Suffolk County spent 9.7 percent less in employee overtime last year than in 2011 -- despite superstorm Sandy, officials said.
The county incurred $65 million in overtime in 2012, compared with $72 million in the previous year. County Executive Steve Bellone credited new limits placed last February on approvals of nonemergency overtime, including requiring requests seven days in advance.
As of June, the county was on pace for a 30 percent drop in overtime in 2012, but the months-long response to the Oct. 29 storm ate up much of the savings, officials said. Bellone's office said overtime costs from Sandy alone, both short- and long-term, totaled at least $3.4 million.
"To have overtime go down in a year that you had one of the worst natural disasters to ever strike Long Island speaks to the fact that County Executive Bellone did what he said he would," Deputy County Executive Jon Schneider said. "He managed overtime and made sure we improved efficiency."
Suffolk police who, with 2,300 sworn officers, typically account for nearly half of county overtime expenses, saw its portion decrease 2.6 percent, to $30.2 million, in 2012 despite $1.6 million paid because of Sandy.
The next highest overtime spender, the sheriff's department, reported a 16.3 percent drop, from $26.1 million in 2011 to $21.8 million in 2012.
But the sheriff's department still accounted for eight of the top 10 individual overtime earners. At the top was sheriff's Sgt. Daniel Berezny, who made $94,670 in overtime in addition to $101,452 in base salary, according to county comptroller data.
Deputy Sheriff Frank Aurecchione, with a base salary of $82,134, was paid $84,051 in overtime, and Deputy Mario Belcastro, with the same base salary, received $81,786 in overtime, county records show.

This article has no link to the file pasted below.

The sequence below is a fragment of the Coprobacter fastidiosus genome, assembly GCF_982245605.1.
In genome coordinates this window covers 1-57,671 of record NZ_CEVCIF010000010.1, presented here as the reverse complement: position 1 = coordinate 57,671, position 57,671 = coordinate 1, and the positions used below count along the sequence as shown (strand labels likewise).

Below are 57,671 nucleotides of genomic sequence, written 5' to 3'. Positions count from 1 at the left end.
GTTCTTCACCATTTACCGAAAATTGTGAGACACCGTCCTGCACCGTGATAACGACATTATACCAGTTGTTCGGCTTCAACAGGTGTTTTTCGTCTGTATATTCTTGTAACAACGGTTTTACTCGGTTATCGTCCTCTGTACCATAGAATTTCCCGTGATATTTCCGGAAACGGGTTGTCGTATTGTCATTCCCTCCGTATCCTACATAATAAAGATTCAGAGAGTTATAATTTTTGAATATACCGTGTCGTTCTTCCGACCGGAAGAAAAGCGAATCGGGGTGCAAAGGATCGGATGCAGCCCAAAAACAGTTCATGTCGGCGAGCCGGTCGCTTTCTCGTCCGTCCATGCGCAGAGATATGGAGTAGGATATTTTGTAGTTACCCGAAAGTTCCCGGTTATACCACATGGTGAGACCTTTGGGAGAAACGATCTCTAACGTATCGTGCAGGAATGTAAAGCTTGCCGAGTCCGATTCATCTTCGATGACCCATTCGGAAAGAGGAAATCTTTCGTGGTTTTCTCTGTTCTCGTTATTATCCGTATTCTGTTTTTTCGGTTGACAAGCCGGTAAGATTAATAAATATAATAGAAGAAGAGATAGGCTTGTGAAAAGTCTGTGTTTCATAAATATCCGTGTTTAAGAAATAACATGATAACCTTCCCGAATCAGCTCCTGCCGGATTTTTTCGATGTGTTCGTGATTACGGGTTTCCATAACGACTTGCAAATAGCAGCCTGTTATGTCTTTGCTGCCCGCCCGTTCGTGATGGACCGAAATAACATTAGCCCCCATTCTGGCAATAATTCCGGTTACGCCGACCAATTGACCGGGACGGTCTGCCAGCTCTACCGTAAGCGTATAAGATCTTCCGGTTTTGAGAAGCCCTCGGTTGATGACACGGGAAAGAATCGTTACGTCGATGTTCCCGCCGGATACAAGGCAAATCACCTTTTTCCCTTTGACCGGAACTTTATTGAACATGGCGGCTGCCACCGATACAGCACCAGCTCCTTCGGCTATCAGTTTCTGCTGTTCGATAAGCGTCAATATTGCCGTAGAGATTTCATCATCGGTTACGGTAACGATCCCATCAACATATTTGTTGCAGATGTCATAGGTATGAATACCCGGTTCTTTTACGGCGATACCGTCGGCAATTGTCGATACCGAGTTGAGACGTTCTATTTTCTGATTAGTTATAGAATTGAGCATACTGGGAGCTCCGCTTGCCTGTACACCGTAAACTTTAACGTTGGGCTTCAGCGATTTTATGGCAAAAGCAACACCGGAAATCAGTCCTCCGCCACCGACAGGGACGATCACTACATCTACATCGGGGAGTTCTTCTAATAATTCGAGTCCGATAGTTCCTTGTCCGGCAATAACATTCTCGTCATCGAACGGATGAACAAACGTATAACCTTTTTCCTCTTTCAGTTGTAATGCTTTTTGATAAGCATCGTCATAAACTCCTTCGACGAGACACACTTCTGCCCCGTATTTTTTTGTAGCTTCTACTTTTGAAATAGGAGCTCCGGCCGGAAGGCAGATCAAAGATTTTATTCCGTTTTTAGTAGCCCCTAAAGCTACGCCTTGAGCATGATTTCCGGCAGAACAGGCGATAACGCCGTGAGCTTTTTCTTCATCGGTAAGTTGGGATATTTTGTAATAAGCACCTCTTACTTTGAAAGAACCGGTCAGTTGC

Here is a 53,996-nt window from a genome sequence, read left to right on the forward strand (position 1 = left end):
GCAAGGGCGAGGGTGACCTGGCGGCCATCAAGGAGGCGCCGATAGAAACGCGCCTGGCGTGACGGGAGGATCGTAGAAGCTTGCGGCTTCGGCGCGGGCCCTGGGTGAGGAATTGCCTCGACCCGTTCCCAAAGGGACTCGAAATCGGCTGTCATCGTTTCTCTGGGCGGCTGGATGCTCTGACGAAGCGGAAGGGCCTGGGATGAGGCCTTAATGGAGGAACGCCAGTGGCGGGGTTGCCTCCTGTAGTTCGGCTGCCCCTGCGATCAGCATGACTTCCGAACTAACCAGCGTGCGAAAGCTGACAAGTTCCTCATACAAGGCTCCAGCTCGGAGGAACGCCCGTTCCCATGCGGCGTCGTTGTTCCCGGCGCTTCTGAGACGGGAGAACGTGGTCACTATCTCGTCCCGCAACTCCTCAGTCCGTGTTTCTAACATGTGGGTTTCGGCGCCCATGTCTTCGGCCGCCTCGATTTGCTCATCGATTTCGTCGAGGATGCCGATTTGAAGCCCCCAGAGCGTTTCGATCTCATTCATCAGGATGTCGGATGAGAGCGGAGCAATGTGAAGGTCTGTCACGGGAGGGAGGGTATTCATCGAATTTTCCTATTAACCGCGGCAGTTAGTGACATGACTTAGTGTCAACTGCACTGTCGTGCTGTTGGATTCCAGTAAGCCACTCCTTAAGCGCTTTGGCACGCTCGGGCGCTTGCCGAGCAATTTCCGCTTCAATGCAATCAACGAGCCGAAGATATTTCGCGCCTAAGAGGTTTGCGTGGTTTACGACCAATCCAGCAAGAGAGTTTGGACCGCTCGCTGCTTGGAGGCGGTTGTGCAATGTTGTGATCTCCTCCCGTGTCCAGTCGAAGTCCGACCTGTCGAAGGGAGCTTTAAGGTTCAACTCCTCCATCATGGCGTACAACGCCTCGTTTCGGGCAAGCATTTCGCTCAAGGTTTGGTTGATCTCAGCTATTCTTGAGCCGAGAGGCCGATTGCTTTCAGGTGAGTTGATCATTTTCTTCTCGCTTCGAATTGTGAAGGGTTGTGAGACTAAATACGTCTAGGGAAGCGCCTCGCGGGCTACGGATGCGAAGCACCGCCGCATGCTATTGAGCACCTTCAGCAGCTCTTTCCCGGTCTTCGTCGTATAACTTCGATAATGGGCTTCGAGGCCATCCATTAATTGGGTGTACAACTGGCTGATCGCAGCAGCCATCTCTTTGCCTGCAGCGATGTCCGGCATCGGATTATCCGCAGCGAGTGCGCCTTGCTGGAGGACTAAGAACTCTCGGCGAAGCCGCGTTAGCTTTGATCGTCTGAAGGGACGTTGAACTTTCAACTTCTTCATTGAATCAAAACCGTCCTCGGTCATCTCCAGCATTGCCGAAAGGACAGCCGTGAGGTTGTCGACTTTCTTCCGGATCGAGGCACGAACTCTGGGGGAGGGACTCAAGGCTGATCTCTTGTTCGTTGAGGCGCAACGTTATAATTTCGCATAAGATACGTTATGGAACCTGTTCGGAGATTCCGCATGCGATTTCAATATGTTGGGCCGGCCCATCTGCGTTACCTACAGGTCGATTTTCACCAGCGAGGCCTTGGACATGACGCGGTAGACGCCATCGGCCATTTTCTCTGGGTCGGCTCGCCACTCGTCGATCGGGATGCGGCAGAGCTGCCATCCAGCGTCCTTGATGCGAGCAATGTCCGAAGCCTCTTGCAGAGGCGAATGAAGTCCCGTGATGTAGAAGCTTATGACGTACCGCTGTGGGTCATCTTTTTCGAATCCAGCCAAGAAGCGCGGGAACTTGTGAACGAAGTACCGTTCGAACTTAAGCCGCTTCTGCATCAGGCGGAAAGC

Sheriff's Chief Michael Sharkey said his department's representation on the list of highest overtime earners is less important than the fact that overall sheriff's overtime was down.
Berezny is one of about 20 sergeants who were asked to work more to make up for numerous supervisor vacancies, Sharkey said. Aurecchione patrolled county highways before the function was returned to police officers in November, writing more than 3,330 traffic violations with the help of a state grant that covered some of his overtime, Sharkey noted.
Deputies such as Aurecchione and Belcastro, he added, accepted extra shifts that were needed to maintain highway safety.
"You have to look at the county's ability to hire or promote more full-time employees and whether it's more economically sound to just pay the OT," Sharkey said. "Since our overtime is down overall, maybe it supports that position."
Last year, the county laid off nearly 300 nonpublic safety employees and another 500 positions, including dozens of police officers, were cut through attrition or early retirement.
Legis. Wayne R. Horsley (D-Babylon), deputy presiding officer, said correction officers hired in 2010 and 2011 helped bring sheriff's overtime down, and Bellone's policies helped control the costs in other departments.
"It's a matter of not allowing every overtime request, and making sure every request is justified," Horsley said.
But Legis. Tom Cilmi (R-Bay Shore) said the county really had no choice but to cut overtime last year, as it struggled with a budget deficit that was first estimated at as much as $530 million over three years. He said that in 2013, Suffolk would need to continue to keep overtime low -- even as the workforce has been cut -- because Bellone anticipates a deficit of around $100 million.
"It's clearly a sign of our budgetary times," Cilmi said. "We really don't have a choice at this point, because though we were presented, and passed, a budget that was supposedly balanced, we're now already talking about it being short."
Nassau County has not yet responded to a Newsday Freedom of Information Law request for 2012 overtime data.